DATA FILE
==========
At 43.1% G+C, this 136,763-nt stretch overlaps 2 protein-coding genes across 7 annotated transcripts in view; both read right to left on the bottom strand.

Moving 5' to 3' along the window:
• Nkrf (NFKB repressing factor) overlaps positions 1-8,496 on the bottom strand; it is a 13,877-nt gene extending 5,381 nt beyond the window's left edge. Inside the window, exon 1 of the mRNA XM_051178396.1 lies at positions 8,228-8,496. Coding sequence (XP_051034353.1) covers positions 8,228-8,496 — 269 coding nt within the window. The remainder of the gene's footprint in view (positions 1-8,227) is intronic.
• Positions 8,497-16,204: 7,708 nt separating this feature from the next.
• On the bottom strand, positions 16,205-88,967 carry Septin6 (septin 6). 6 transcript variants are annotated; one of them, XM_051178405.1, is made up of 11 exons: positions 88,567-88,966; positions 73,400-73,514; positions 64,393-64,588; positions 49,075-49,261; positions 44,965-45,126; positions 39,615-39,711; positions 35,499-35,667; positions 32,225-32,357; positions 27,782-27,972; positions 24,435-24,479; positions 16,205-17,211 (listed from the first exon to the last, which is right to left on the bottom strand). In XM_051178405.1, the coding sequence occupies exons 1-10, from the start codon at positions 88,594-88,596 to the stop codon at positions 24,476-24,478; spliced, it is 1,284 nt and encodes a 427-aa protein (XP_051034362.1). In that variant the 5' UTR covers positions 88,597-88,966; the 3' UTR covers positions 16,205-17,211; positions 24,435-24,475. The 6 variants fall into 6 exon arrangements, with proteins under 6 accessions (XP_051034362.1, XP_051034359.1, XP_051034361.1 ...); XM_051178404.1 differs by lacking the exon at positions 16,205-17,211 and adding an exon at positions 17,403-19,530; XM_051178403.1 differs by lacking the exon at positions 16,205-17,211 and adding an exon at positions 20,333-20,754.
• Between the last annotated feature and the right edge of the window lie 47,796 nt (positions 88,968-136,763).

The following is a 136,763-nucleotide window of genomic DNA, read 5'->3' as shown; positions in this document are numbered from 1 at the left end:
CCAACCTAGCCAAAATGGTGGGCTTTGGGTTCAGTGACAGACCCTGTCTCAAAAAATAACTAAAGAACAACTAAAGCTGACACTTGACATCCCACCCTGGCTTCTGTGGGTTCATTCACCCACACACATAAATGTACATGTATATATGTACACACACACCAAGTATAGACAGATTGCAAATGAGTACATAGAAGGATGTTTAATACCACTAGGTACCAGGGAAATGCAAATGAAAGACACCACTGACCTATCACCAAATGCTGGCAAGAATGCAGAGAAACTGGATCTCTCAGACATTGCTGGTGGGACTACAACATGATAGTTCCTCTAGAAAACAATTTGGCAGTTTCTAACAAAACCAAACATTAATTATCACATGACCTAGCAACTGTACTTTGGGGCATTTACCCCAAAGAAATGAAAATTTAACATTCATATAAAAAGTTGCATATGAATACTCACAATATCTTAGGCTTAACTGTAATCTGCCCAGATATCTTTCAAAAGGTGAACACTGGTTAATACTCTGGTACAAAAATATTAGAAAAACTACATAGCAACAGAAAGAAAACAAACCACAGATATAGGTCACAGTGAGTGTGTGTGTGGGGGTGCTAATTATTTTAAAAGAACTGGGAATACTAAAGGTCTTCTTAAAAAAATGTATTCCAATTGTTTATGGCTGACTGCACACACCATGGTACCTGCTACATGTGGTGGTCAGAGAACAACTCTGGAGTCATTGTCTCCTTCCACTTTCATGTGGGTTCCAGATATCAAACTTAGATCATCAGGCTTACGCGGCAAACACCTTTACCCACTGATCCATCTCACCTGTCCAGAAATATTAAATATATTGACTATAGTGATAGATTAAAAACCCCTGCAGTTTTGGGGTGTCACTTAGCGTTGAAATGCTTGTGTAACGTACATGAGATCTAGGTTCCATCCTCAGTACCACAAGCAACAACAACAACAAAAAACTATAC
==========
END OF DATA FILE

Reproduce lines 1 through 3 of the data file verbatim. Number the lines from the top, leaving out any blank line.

At 43.1% G+C, this 136,763-nt stretch overlaps 2 protein-coding genes across 7 annotated transcripts in view; both read right to left on the bottom strand.

Moving 5' to 3' along the window:
• Nkrf (NFKB repressing factor) overlaps positions 1-8,496 on the bottom strand; it is a 13,877-nt gene extending 5,381 nt beyond the window's left edge. Inside the window, exon 1 of the mRNA XM_051178396.1 lies at positions 8,228-8,496. Coding sequence (XP_051034353.1) covers positions 8,228-8,496 — 269 coding nt within the window. The remainder of the gene's footprint in view (positions 1-8,227) is intronic.